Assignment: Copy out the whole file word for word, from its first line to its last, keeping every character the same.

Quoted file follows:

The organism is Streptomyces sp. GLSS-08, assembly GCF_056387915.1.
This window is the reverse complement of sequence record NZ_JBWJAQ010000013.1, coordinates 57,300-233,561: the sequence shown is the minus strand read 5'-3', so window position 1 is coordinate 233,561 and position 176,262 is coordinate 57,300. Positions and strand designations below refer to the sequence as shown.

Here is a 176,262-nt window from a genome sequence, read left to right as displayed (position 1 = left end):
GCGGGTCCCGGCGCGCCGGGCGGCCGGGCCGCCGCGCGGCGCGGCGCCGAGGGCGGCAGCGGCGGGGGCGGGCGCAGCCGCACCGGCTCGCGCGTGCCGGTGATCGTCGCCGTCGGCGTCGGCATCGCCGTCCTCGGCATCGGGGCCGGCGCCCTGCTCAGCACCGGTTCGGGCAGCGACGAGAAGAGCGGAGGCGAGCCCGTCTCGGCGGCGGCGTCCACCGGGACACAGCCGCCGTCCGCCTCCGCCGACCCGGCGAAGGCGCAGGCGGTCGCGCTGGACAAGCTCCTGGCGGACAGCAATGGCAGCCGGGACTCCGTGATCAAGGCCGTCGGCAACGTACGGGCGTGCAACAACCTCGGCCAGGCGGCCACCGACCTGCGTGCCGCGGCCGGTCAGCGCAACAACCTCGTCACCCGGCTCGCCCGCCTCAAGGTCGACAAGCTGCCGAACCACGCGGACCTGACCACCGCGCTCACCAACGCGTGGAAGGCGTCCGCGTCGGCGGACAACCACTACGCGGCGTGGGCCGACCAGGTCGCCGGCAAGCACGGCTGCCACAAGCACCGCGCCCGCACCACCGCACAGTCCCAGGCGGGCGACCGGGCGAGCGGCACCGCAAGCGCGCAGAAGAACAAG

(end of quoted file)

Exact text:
The organism is Streptomyces sp. GLSS-08, assembly GCF_056387915.1.
This window is the reverse complement of sequence record NZ_JBWJAQ010000013.1, coordinates 57,300-233,561: the sequence shown is the minus strand read 5'-3', so window position 1 is coordinate 233,561 and position 176,262 is coordinate 57,300. Positions and strand designations below refer to the sequence as shown.

Here is a 176,262-nt window from a genome sequence, read left to right as displayed (position 1 = left end):
GCGGGTCCCGGCGCGCCGGGCGGCCGGGCCGCCGCGCGGCGCGGCGCCGAGGGCGGCAGCGGCGGGGGCGGGCGCAGCCGCACCGGCTCGCGCGTGCCGGTGATCGTCGCCGTCGGCGTCGGCATCGCCGTCCTCGGCATCGGGGCCGGCGCCCTGCTCAGCACCGGTTCGGGCAGCGACGAGAAGAGCGGAGGCGAGCCCGTCTCGGCGGCGGCGTCCACCGGGACACAGCCGCCGTCCGCCTCCGCCGACCCGGCGAAGGCGCAGGCGGTCGCGCTGGACAAGCTCCTGGCGGACAGCAATGGCAGCCGGGACTCCGTGATCAAGGCCGTCGGCAACGTACGGGCGTGCAACAACCTCGGCCAGGCGGCCACCGACCTGCGTGCCGCGGCCGGTCAGCGCAACAACCTCGTCACCCGGCTCGCCCGCCTCAAGGTCGACAAGCTGCCGAACCACGCGGACCTGACCACCGCGCTCACCAACGCGTGGAAGGCGTCCGCGTCGGCGGACAACCACTACGCGGCGTGGGCCGACCAGGTCGCCGGCAAGCACGGCTGCCACAAGCACCGCGCCCGCACCACCGCACAGTCCCAGGCGGGCGACCGGGCGAGCGGCACCGCAAGCGCGCAGAAGAACAAG